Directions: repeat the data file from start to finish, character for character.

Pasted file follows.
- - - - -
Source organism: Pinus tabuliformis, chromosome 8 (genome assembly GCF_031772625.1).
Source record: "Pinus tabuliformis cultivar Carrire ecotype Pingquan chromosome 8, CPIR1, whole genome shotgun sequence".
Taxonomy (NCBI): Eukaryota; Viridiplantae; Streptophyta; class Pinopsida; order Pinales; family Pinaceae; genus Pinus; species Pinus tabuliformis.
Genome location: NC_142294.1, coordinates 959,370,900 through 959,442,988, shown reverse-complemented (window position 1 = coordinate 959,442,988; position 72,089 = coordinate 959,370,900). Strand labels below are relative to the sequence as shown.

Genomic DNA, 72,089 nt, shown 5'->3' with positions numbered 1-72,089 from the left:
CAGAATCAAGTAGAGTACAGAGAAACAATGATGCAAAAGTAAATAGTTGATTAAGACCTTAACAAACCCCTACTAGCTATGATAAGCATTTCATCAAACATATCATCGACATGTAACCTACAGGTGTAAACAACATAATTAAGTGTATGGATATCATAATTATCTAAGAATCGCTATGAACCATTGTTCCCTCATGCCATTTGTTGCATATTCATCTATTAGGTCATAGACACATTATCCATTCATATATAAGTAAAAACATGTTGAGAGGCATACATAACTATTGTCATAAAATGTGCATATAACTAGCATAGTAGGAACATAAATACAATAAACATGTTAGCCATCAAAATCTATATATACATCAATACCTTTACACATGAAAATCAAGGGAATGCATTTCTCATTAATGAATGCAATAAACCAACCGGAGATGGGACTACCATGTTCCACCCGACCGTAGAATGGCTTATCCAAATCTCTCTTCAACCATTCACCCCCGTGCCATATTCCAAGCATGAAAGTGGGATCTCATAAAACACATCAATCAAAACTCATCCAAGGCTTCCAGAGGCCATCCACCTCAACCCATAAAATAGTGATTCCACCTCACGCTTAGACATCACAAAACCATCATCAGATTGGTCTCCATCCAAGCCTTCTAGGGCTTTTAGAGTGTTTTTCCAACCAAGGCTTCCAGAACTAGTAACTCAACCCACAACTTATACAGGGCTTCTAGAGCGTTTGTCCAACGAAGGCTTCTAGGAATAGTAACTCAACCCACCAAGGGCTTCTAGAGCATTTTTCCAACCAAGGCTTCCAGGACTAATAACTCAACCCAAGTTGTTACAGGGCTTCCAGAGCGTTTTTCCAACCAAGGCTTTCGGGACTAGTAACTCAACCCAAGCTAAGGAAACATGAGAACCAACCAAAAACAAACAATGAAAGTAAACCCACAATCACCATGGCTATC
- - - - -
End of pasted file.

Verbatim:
Source organism: Pinus tabuliformis, chromosome 8 (genome assembly GCF_031772625.1).
Source record: "Pinus tabuliformis cultivar Carrire ecotype Pingquan chromosome 8, CPIR1, whole genome shotgun sequence".
Taxonomy (NCBI): Eukaryota; Viridiplantae; Streptophyta; class Pinopsida; order Pinales; family Pinaceae; genus Pinus; species Pinus tabuliformis.
Genome location: NC_142294.1, coordinates 959,370,900 through 959,442,988, shown reverse-complemented (window position 1 = coordinate 959,442,988; position 72,089 = coordinate 959,370,900). Strand labels below are relative to the sequence as shown.

Genomic DNA, 72,089 nt, shown 5'->3' with positions numbered 1-72,089 from the left:
CAGAATCAAGTAGAGTACAGAGAAACAATGATGCAAAAGTAAATAGTTGATTAAGACCTTAACAAACCCCTACTAGCTATGATAAGCATTTCATCAAACATATCATCGACATGTAACCTACAGGTGTAAACAACATAATTAAGTGTATGGATATCATAATTATCTAAGAATCGCTATGAACCATTGTTCCCTCATGCCATTTGTTGCATATTCATCTATTAGGTCATAGACACATTATCCATTCATATATAAGTAAAAACATGTTGAGAGGCATACATAACTATTGTCATAAAATGTGCATATAACTAGCATAGTAGGAACATAAATACAATAAACATGTTAGCCATCAAAATCTATATATACATCAATACCTTTACACATGAAAATCAAGGGAATGCATTTCTCATTAATGAATGCAATAAACCAACCGGAGATGGGACTACCATGTTCCACCCGACCGTAGAATGGCTTATCCAAATCTCTCTTCAACCATTCACCCCCGTGCCATATTCCAAGCATGAAAGTGGGATCTCATAAAACACATCAATCAAAACTCATCCAAGGCTTCCAGAGGCCATCCACCTCAACCCATAAAATAGTGATTCCACCTCACGCTTAGACATCACAAAACCATCATCAGATTGGTCTCCATCCAAGCCTTCTAGGGCTTTTAGAGTGTTTTTCCAACCAAGGCTTCCAGAACTAGTAACTCAACCCACAACTTATACAGGGCTTCTAGAGCGTTTGTCCAACGAAGGCTTCTAGGAATAGTAACTCAACCCACCAAGGGCTTCTAGAGCATTTTTCCAACCAAGGCTTCCAGGACTAATAACTCAACCCAAGTTGTTACAGGGCTTCCAGAGCGTTTTTCCAACCAAGGCTTTCGGGACTAGTAACTCAACCCAAGCTAAGGAAACATGAGAACCAACCAAAAACAAACAATGAAAGTAAACCCACAATCACCATGGCTATC